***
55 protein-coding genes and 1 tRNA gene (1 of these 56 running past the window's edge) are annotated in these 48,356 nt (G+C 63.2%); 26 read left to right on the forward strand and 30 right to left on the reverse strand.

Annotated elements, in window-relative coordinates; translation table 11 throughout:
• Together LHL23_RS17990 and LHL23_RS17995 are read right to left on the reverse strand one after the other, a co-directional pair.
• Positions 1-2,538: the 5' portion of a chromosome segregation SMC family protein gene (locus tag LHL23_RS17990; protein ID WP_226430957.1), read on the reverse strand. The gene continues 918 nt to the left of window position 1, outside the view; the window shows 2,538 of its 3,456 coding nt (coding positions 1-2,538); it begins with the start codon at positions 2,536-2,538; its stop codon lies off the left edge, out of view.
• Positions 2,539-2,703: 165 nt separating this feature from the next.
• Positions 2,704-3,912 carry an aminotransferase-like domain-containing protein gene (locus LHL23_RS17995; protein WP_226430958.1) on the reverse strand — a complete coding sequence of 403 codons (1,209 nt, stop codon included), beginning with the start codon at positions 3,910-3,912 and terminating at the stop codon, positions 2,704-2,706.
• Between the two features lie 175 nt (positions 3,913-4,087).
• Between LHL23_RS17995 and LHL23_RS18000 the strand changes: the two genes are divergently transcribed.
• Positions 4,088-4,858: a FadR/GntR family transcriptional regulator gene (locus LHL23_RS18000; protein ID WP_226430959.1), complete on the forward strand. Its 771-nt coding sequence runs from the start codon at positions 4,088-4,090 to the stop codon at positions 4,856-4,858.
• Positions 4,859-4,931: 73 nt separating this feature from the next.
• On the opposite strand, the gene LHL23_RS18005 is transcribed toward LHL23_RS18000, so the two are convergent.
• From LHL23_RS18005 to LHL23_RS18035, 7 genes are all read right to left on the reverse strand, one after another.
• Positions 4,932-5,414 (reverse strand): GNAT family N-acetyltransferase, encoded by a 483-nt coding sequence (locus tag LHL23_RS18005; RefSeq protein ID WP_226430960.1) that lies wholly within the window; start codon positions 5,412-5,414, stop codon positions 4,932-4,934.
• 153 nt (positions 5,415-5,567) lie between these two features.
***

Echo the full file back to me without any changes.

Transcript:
55 protein-coding genes and 1 tRNA gene (1 of these 56 running past the window's edge) are annotated in these 48,356 nt (G+C 63.2%); 26 read left to right on the forward strand and 30 right to left on the reverse strand.

Annotated elements, in window-relative coordinates; translation table 11 throughout:
• Together LHL23_RS17990 and LHL23_RS17995 are read right to left on the reverse strand one after the other, a co-directional pair.
• Positions 1-2,538: the 5' portion of a chromosome segregation SMC family protein gene (locus tag LHL23_RS17990; protein ID WP_226430957.1), read on the reverse strand. The gene continues 918 nt to the left of window position 1, outside the view; the window shows 2,538 of its 3,456 coding nt (coding positions 1-2,538); it begins with the start codon at positions 2,536-2,538; its stop codon lies off the left edge, out of view.
• Positions 2,539-2,703: 165 nt separating this feature from the next.
• Positions 2,704-3,912 carry an aminotransferase-like domain-containing protein gene (locus LHL23_RS17995; protein WP_226430958.1) on the reverse strand — a complete coding sequence of 403 codons (1,209 nt, stop codon included), beginning with the start codon at positions 3,910-3,912 and terminating at the stop codon, positions 2,704-2,706.
• Between the two features lie 175 nt (positions 3,913-4,087).
• Between LHL23_RS17995 and LHL23_RS18000 the strand changes: the two genes are divergently transcribed.
• Positions 4,088-4,858: a FadR/GntR family transcriptional regulator gene (locus LHL23_RS18000; protein ID WP_226430959.1), complete on the forward strand. Its 771-nt coding sequence runs from the start codon at positions 4,088-4,090 to the stop codon at positions 4,856-4,858.
• Positions 4,859-4,931: 73 nt separating this feature from the next.
• On the opposite strand, the gene LHL23_RS18005 is transcribed toward LHL23_RS18000, so the two are convergent.
• From LHL23_RS18005 to LHL23_RS18035, 7 genes are all read right to left on the reverse strand, one after another.
• Positions 4,932-5,414 (reverse strand): GNAT family N-acetyltransferase, encoded by a 483-nt coding sequence (locus tag LHL23_RS18005; RefSeq protein ID WP_226430960.1) that lies wholly within the window; start codon positions 5,412-5,414, stop codon positions 4,932-4,934.
• 153 nt (positions 5,415-5,567) lie between these two features.